The Ancient Kingdom of Israel (part 6 of 6): Kingship and Prophethood
Description: An army marches and King Solomon encounters Queen Bilqis.
- By Aisha Stacey (© 2009 IslamReligion.com)
- Published on 11 May 2009
- Last modified on 25 Aug 2009
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The story of King Solomon and the Queen of Sheba is the final part in a series of articles about the Ancient Kingdom of Israel. Many people may have been intrigued by the fact that the characters and stories are similar to those contained in Biblical texts and history. However, the Islamic perspective differs in some fundamental ways.
Solomon was both a prophet and a king. His mission as a Prophet of God was to spread the message that God is One, without partner or similitude. He also upheld the laws of God,. As king, he led the Children of Israel into a golden age of wealth and prosperity.
Solomon’s kingdom and army were beyond compare. His army consisted of battalions of men, troops of jinn (creations from fire) and even squadrons of birds. Solomon was able to communicate with birds, control the jinn, and command the respect and loyalty of men. He marched with the immense army, believed to number in the hundreds of thousands, across his empire.
The Mosque in Jerusalem
Muslims believe that Masjid al Aqsa (the Holy Mosque in Jerusalem) was rebuilt or expanded by King Solomon. According to Islamic history, Prophet Jacob, built Masjid al Aqsa approximately 40 years after his grandfather Prophet Abraham built the House of God in Mecca. Islam totally rejects the notion that King Solomon built a temple on the Masjid al Aqsa site, and herein lays one of the basic differences between Jewish and Islamic belief. It is what causes some of the dilemmas that exist in the Holy Land today. Although a Prophet in all three monotheistic religions, small differences about the nature and history of Solomon have, over time, created great divides.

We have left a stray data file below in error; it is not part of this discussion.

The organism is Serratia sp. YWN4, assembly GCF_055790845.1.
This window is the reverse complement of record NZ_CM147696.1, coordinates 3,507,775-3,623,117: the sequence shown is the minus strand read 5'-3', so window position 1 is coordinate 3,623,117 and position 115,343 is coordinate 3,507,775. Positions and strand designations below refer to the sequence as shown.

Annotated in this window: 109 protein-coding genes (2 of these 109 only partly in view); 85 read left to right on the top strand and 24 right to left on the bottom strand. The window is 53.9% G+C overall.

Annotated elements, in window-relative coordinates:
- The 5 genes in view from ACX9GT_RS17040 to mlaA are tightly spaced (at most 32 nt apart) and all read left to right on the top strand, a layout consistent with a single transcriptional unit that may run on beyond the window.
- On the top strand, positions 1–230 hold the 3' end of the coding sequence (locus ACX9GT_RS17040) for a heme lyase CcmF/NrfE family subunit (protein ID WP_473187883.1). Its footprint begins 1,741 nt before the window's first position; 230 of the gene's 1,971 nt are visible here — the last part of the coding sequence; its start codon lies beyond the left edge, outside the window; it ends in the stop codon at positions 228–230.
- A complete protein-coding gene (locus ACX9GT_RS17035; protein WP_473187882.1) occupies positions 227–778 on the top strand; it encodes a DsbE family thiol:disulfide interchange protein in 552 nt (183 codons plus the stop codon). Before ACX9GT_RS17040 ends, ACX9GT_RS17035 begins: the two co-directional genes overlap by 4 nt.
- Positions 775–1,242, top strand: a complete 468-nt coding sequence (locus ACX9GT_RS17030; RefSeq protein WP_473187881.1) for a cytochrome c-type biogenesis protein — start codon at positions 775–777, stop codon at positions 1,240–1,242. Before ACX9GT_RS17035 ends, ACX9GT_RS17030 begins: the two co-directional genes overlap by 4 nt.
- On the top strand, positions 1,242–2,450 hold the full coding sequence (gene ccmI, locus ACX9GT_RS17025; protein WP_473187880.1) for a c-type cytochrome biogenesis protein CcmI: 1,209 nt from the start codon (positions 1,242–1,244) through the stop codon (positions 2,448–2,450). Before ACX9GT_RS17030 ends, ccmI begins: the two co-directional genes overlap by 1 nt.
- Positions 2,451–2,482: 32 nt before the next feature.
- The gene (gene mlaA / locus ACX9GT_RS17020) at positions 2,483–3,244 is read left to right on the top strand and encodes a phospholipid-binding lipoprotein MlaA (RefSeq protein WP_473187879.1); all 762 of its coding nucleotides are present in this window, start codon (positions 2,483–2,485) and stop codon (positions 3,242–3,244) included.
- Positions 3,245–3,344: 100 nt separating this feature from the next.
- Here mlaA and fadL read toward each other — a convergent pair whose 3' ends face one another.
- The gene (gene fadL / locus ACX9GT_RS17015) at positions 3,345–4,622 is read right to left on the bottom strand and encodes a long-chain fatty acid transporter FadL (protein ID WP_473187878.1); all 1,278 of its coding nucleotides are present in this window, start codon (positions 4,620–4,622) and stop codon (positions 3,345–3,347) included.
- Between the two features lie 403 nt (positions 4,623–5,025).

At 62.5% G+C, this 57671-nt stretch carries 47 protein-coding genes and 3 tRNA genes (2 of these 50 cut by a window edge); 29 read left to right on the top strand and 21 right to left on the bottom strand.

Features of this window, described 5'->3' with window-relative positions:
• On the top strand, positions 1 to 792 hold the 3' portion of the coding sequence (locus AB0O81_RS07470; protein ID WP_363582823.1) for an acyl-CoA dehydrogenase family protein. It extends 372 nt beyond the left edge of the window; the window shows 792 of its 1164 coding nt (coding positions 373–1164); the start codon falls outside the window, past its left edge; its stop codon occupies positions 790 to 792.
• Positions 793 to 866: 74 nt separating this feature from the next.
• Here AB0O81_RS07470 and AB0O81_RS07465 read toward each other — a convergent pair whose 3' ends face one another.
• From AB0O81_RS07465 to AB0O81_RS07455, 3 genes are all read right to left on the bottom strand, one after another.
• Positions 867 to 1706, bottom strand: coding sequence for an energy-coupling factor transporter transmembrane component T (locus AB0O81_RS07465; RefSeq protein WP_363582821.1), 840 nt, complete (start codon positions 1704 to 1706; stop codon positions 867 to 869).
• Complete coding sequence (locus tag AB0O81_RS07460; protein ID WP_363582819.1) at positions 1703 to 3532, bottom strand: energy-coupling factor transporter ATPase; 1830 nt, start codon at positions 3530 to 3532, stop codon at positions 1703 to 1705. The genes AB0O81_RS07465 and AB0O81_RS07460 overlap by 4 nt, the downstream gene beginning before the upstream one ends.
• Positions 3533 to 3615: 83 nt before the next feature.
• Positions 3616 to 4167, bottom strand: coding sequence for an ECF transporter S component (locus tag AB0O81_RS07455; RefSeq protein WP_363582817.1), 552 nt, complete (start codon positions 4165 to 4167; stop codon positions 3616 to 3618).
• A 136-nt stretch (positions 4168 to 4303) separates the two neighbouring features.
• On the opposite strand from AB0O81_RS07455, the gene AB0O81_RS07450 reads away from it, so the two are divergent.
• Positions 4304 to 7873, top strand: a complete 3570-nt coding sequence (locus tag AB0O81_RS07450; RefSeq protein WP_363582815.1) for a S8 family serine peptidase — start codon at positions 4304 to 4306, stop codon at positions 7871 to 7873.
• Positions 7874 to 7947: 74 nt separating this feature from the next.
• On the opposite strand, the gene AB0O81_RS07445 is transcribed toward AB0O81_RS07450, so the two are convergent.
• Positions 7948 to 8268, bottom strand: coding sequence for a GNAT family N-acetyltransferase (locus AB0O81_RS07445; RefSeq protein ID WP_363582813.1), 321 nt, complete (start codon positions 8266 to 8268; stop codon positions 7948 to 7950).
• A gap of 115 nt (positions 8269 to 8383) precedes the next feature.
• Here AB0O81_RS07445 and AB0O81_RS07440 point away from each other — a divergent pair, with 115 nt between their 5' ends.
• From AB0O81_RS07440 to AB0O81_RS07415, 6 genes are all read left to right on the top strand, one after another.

After consolidating his kingdom, with Jerusalem as the capital, Solomon and his army marched towards the area known as Sheba. Rain in this area (the Empty Quarter of the Saudi Arabian desert and Yemen) was seasonal; therefore, the people had constructed dams and irrigation networks. The barren land was transformed into vast gardens and fertile plains. After learning of this lush greenery, Solomon wanted to see the transformation himself.
The battalions marched forward and came to a valley populated by ants. One of the tiny ants saw the huge army approaching and cried out. “O ants! Enter your dwellings, lest Solomon and his army crush you, while they perceive not.” (Quran 27:18). Solomon understood the language of the ants and he smiled, pleased that the ant knew that he would not allow the nation of ants to be crushed intentionally. Solomon was grateful to God and thanked him for saving the ant’s lives. He was not a tyrannical King who ruled with an iron fist over his dominion; Solomon treated all of God’s creatures with respect.
After his encounter with the ant, Solomon was inspecting his army and noticed that one particular bird was missing from the ranks. He inquired as to the hoopoe’s whereabouts and was determined to punish the bird for its absence. The hoopoe was a bird able to detect underground waterways and King Solomon was particularly interested in how and why the Sheba plains were lush and fertile. With in a short time the hoopoe returned and addressed King Solomon saying,
“I have grasped (the knowledge of a thing) which you have not grasped and I have come to you from Sheba with true news. I found a woman ruling over them, she has been given all things that could be possessed by any ruler of the earth, and she has a great throne. I found her and her people worshipping the sun instead of God, and Satan has made their deeds fair seeming to them, and has barred them from God’s Way, so they have no guidance.” (Quran 27: 22-24)